UART_RX2 (I) 20 19 UART_RX1 (I)
CAM_TRIG D1 18 17 UART_TX1 (0)
I2C_INT# 16 15 UART_CTS1 (I)
I2C_SCL (I/0) 14 13 UART_RTS1 (O)
I2C_SDA (I/0) 12 11 BOOT (I - Open Drain)
D0 10 9 USB_VIN
SWO G11 8 7 GND
RESET# (I - Open Drain) 6 5 USB_D-
3.3V_EN 4 3 USB_D+
3.3V 2 1 GND
Signal Group Signal I/O Description Voltage
Power 3.3V I 3.3V Source 3.3V
GND Return current path 0V
USB_VIN I USB VIN compliant to USB 2.0 specification.
Connect to pins on Processor Board that require 5V for USB functionality.
4.8-5.2V
RTC_3V_BATT I 3V provided by external coin cell or mini battery. Max draw = 100μA.
Connect to pins maintaining an RTC during power loss. Can be left NC.
3V
3.3V_EN O Controls the carrier board's main voltage regulator. Voltage above 1V will enable 3.3V power path. 3.3V
BATT_VIN/3 I Carrier board raw voltage over 3. 1/3 resistor divider is implemented on carrier board.
Amplify the analog signal as needed for full 0-3.3V range
3.3V
Reset Reset I Input to processor. Open drain with pullup on processor board. Pulling low resets processor. 3.3V
Boot I Input to processor. Open drain with pullup on processor board. Pulling low puts processor into special boot mode. Can be left NC. 3.3V
USB USB_D± I/O USB Data ±. Differential serial data interface compliant to USB 2.0 specification. If UART is required for programming, USB± must be routed to a USB-to-serial conversion IC on the processor board.
USB Host USBHOST_D± I/O For processors that support USB Host Mode. USB Data±. Differential serial data interface compliant to USB 2.0 specification. Can be left NC.
CAN CAN_RX I CAN Bus receive data. 3.3V
CAN_TX O CAN Bus transmit data. 3.3V
UART UART_RX1 I UART receive data. 3.3V
UART_TX1 O UART transmit data. 3.3V
UART_RTS1 O UART request to send. 3.3V
UART_CTS1 I UART clear to send. 3.3V
UART_RX2 I 2nd UART receive data. 3.3V
UART_TX2 O 2nd UART transmit data. 3.3V
I2C I2C_SCL I/O I2C clock. Open drain with pullup on carrier board. 3.3V
I2C_SDA I/O I2C data. Open drain with pullup on carrier board 3.3V
I2C_INT# I Interrupt notification from carrier board to processor. Open drain with pullup on carrier board. Active LOW 3.3V
I2C_SCL1 I/O 2nd I2C clock. Open drain with pullup on carrier board. 3.3V
I2C_SDA1 I/O 2nd I2C data. Open drain with pullup on carrier board. 3.3V
SPI SPI_COPI O SPI Controller Output/Peripheral Input. 3.3V
SPI_CIPO I SPI Controller Input/Peripheral Output. 3.3V
SPI_SCK O SPI Clock. 3.3V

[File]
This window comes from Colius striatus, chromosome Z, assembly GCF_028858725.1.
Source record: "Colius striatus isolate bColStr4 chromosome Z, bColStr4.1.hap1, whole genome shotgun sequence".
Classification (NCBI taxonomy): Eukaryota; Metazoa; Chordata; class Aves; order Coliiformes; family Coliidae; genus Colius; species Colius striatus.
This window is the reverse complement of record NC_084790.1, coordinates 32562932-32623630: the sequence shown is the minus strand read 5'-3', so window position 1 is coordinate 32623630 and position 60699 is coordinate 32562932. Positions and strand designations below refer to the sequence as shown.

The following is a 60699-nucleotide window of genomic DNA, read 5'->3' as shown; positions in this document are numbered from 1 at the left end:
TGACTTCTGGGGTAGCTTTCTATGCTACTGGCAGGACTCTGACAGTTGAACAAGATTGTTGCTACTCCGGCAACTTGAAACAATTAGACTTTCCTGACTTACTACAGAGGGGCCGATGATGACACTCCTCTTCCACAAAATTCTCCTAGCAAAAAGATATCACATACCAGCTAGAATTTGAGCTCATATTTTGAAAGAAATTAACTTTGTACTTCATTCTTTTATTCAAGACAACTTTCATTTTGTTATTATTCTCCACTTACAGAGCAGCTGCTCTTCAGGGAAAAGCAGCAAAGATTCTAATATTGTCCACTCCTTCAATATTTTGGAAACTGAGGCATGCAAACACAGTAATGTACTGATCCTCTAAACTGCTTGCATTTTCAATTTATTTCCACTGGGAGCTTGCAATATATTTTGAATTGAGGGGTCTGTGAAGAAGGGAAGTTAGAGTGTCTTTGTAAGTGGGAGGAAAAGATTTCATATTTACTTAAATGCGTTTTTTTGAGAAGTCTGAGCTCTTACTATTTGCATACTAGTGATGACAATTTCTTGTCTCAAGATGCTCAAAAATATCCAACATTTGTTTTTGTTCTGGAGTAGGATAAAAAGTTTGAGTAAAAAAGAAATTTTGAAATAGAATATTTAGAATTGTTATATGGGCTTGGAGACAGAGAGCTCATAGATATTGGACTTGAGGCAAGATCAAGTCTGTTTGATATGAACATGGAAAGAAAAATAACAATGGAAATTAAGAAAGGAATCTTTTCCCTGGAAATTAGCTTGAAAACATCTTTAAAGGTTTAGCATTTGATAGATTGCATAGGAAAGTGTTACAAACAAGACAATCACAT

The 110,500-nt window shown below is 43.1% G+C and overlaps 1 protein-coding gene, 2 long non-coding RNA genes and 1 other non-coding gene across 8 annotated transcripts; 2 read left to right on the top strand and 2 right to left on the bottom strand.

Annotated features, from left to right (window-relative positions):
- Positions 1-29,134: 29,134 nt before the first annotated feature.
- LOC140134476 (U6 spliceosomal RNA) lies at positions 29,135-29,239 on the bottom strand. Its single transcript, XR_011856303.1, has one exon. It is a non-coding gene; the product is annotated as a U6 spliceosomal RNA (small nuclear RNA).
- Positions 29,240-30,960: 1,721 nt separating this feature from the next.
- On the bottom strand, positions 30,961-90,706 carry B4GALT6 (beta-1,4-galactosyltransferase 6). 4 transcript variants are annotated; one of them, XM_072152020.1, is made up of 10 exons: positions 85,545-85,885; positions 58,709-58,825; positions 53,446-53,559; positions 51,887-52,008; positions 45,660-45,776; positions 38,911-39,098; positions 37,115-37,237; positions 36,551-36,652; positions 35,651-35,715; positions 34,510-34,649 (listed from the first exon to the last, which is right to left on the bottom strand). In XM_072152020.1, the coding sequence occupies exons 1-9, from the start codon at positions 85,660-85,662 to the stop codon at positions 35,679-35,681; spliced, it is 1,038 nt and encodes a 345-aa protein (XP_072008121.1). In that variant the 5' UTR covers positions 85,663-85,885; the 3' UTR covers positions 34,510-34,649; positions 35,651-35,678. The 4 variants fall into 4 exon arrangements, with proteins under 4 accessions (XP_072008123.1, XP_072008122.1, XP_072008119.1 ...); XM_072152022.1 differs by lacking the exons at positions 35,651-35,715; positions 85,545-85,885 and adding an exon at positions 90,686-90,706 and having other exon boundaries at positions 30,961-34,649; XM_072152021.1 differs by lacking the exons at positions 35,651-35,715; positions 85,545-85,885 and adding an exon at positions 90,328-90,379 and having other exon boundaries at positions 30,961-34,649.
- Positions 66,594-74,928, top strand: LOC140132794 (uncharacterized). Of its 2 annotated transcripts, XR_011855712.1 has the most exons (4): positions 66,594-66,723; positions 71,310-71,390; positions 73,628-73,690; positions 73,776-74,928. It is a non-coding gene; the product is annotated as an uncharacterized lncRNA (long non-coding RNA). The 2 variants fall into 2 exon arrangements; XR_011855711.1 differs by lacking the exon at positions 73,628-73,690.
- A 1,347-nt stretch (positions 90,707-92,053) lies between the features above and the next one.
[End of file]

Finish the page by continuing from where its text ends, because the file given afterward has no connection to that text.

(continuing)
SPI_CS# O SPI Chip Select. Active LOW. Can be routed to GPIO if hardware CS is unused. 3.3V
SPI/SDIO SPI_SCK1/SDIO_CLK O 2nd SPI Clock. Secondary use is SDIO Clock. 3.3V
SPI_COPI1/SDIO_CMD I/O 2nd SPI Controller Output/Peripheral Input. Secondary use is SDIO command interface. 3.3V
SPI_CIPO1/SDIO_DATA0 I/O 2nd SPI Peripheral Input/Controller Output. Secondary use is SDIO data exchange bit 0. 3.3V
SDIO_DATA1 I/O SDIO data exchange bit 1. 3.3V
SDIO_DATA2 I/O SDIO data exchange bit 2. 3.3V
SPI_CS1/SDIO_DATA3 I/O 2nd SPI Chip Select. Secondary use is SDIO data exchange bit 3. 3.3V
Audio AUD_MCLK O Audio master clock. 3.3V
AUD_OUT/PCM_OUT/I2S_OUT/CAM_MCLK O Audio data output. PCM synchronous data output. I2S serial data out. Camera master clock. 3.3V
AUD_IN/PCM_IN/I2S_IN/CAM_PCLK I Audio data input. PCM syncrhonous data input. I2S serial data in. Camera periphperal clock. 3.3V
AUD_LRCLK/PCM_SYNC/I2S_WS/PDM_DATA I/O Audio left/right clock. PCM syncrhonous data SYNC. I2S word select. PDM data. 3.3V
AUD_BCLK/PCM_CLK/I2S_CLK/PDM_CLK O Audio bit clock. PCM clock. I2S continuous serial clock. PDM clock. 3.3V
SWD SWDIO I/O Serial Wire Debug I/O. Connect if processor board supports SWD. Can be left NC. 3.3V
SWDCK I Serial Wire Debug clock. Connect if processor board supports SWD. Can be left NC. 3.3V
ADC A0 I Analog to digital converter 0. Amplify the analog signal as needed to enable full 0-3.3V range. 3.3V
A1 I Analog to digital converter 1. Amplify the analog signal as needed to enable full 0-3.3V range. 3.3V
PWM PWM0 O Pulse width modulated output 0. 3.3V
PWM1 O Pulse width modulated output 1. 3.3V
Digital D0 I/O General digital input/output pin. 3.3V
D1/CAM_TRIG I/O General digital input/output pin. Camera trigger. 3.3V
General/Bus G0/BUS0 I/O General purpose pins. Any unused processor pins should be assigned to Gx with ADC + PWM capable pins given priority (0, 1, 2, etc.) positions. The intent is to guarantee PWM, ADC and Digital Pin functionality on respective ADC/PWM/Digital pins. Gx pins do not guarantee ADC/PWM function. Alternative use is pins can support a fast read/write 8-bit or 4-bit wide bus. 3.3V
G1/BUS1 I/O 3.3V
G2/BUS2 I/O 3.3V
G3/BUS3 I/O 3.3V
G4/BUS4 I/O 3.3V
G5/BUS5 I/O 3.3V
G6/BUS6 I/O 3.3V
G7/BUS7 I/O 3.3V
G8 I/O General purpose pin 3.3V
G9/ADC_D-/CAM_HSYNC I/O Differential ADC input if available. Camera horizontal sync. 3.3V
G10/ADC_D+/CAM_VSYNC I/O Differential ADC input if available. Camera vertical sync. 3.3V
G11/SWO I/O General purpose pin. Serial Wire Output 3.3V